By Denise Koch

BALTIMORE (WJZ) — Two Baltimore high school students have just returned from Russia where they represented the U.S. in a language competition.

The two girls, along with two other American students, competed at the “International Olympiada of Spoken Russian,” against students from 35 nations including China, Cyprus, Peru and Syria.

Now, Patricia and Katrina have been back at the “Friends School” for less than a week. They said they are still digesting all that they saw, learned and the new relationships they formed as they compete at Moscow’s Pushkin Institute.

“We all connected, that we were all students we are all teenagers, we all had similar ideals about school and life and our future,”

The competition was written and oral. The judges were Russian.

“All the judges were really kind, and they really wanted to encourage especially the Americans, they were really excited that Americans were studying Russian in school, they were like, ‘How long have we been studying. Why are we studying,'”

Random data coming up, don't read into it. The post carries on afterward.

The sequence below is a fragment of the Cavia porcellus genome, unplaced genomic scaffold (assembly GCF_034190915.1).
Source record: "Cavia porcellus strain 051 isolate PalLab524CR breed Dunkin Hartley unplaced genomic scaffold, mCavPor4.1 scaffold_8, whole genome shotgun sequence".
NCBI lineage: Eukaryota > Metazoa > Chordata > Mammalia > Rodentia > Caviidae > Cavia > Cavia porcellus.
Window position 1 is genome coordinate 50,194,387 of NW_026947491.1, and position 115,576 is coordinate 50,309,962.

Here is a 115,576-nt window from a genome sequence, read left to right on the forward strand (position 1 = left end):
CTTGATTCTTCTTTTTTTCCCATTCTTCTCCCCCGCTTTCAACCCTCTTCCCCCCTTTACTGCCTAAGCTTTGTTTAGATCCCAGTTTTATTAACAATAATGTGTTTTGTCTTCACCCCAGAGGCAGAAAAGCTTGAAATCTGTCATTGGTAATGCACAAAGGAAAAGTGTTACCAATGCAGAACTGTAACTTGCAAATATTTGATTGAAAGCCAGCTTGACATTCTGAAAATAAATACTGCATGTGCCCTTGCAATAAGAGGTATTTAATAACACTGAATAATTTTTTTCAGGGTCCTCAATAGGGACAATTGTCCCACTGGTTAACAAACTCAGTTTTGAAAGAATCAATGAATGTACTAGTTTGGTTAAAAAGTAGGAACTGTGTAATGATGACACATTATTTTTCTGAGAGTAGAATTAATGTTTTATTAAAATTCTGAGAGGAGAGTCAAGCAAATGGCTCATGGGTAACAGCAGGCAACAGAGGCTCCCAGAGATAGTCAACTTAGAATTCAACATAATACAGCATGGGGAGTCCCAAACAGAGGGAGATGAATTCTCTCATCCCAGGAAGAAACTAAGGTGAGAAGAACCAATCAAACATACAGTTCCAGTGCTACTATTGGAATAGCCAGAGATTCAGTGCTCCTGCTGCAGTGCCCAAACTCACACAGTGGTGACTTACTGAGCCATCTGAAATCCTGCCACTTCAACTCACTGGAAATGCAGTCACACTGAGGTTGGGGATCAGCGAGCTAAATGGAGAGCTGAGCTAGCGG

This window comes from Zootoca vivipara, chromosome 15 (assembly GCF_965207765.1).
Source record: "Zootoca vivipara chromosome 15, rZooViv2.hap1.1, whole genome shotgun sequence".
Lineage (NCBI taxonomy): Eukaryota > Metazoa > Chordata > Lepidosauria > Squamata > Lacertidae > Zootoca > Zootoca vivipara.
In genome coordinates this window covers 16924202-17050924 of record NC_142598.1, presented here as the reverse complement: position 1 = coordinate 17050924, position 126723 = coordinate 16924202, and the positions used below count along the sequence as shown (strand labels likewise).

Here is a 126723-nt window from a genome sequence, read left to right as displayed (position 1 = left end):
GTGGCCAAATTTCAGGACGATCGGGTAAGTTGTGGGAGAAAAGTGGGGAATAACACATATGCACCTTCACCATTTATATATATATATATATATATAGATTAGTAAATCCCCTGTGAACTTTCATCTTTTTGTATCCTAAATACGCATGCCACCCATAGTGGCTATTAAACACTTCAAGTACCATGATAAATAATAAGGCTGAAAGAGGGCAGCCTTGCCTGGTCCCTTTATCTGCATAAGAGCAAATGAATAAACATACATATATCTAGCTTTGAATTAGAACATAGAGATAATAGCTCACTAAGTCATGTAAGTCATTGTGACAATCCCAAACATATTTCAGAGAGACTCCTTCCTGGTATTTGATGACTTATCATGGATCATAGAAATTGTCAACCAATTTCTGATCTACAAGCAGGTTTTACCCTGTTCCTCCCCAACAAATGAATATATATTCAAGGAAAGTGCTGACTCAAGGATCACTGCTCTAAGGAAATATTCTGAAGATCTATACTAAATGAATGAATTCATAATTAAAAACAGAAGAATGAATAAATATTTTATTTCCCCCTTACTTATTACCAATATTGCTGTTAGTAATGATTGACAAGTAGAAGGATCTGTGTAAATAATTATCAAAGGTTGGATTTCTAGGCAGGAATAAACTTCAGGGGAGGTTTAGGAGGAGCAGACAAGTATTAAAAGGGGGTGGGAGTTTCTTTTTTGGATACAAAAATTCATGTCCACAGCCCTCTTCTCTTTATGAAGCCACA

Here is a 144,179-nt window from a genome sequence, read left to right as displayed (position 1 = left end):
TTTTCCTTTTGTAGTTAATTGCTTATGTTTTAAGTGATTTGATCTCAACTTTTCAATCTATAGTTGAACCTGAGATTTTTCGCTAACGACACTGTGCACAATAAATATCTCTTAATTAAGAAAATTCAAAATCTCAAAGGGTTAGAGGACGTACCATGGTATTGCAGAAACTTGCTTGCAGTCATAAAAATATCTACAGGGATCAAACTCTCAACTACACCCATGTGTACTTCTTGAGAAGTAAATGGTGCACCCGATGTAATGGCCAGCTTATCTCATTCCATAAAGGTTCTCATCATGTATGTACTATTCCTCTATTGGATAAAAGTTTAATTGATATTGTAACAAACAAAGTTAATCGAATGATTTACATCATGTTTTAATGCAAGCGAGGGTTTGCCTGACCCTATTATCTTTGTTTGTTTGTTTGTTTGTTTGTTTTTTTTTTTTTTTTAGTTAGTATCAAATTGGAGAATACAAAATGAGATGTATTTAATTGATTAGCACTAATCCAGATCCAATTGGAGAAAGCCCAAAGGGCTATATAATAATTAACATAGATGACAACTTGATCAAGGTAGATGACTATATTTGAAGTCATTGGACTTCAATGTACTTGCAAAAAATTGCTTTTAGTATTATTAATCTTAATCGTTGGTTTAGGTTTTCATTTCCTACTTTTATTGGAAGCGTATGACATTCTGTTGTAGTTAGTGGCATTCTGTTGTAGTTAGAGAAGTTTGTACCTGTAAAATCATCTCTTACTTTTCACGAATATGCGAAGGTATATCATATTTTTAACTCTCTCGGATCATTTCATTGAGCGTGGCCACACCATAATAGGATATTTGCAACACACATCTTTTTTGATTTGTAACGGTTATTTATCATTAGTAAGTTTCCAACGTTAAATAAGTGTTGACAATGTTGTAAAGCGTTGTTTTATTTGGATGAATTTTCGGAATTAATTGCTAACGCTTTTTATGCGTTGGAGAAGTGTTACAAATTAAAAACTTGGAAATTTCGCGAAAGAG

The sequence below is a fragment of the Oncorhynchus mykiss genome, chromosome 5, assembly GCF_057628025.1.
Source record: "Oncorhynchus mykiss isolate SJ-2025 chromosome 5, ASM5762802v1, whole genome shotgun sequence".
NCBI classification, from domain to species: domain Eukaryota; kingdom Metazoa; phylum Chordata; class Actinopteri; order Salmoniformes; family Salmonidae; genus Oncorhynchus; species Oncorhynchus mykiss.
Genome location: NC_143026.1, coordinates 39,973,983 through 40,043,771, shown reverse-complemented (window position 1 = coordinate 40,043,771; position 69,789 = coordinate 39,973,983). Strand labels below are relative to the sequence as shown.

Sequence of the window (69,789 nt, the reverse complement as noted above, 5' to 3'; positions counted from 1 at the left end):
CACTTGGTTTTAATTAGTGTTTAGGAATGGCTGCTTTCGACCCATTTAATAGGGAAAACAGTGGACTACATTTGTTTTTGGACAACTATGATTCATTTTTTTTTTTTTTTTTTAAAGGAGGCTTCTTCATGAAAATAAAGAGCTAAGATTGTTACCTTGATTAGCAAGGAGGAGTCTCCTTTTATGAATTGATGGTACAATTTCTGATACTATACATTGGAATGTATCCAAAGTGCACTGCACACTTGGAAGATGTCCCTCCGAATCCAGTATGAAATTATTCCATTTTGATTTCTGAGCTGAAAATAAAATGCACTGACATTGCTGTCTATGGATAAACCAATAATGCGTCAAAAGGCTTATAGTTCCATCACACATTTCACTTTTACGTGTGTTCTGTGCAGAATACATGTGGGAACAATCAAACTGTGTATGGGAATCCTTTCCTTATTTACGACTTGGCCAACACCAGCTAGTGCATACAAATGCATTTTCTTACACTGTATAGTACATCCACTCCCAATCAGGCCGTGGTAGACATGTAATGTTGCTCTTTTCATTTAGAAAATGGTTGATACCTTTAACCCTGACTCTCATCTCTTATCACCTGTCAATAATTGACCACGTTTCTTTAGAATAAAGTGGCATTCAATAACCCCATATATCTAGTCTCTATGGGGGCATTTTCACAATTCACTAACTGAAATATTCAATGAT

Patricia’s older brother persuaded her to learn Russian so they could fool their parents by speaking in a language they didn’t understand.

“My dad is Russian and even though we didn’t really speak Russian at home I knew certain words,”

“They’re both amazingly hard workers. I’m super proud of how hard they’ve worked over the years,”

That hard work carried them almost 5,000 miles from home. In a small classroom at the “Friends School”, their teacher, Lee Robey, prepared them. They brought her a souvenir.

“It was shocking when two students from the same school and the same class were chosen for Olympiada,”

In the end, Patricia was awarded the “Judge’s Nomination” for best oral answer and Katrina won third place overall.

They have certificates to frame, but also, they’ve brought home a lesson they can’t find in a textbook.

“Understanding that people have different experiences is important because you have a better understanding of people in any situation and you understand that people have different perspectives and I think that’s cool,”

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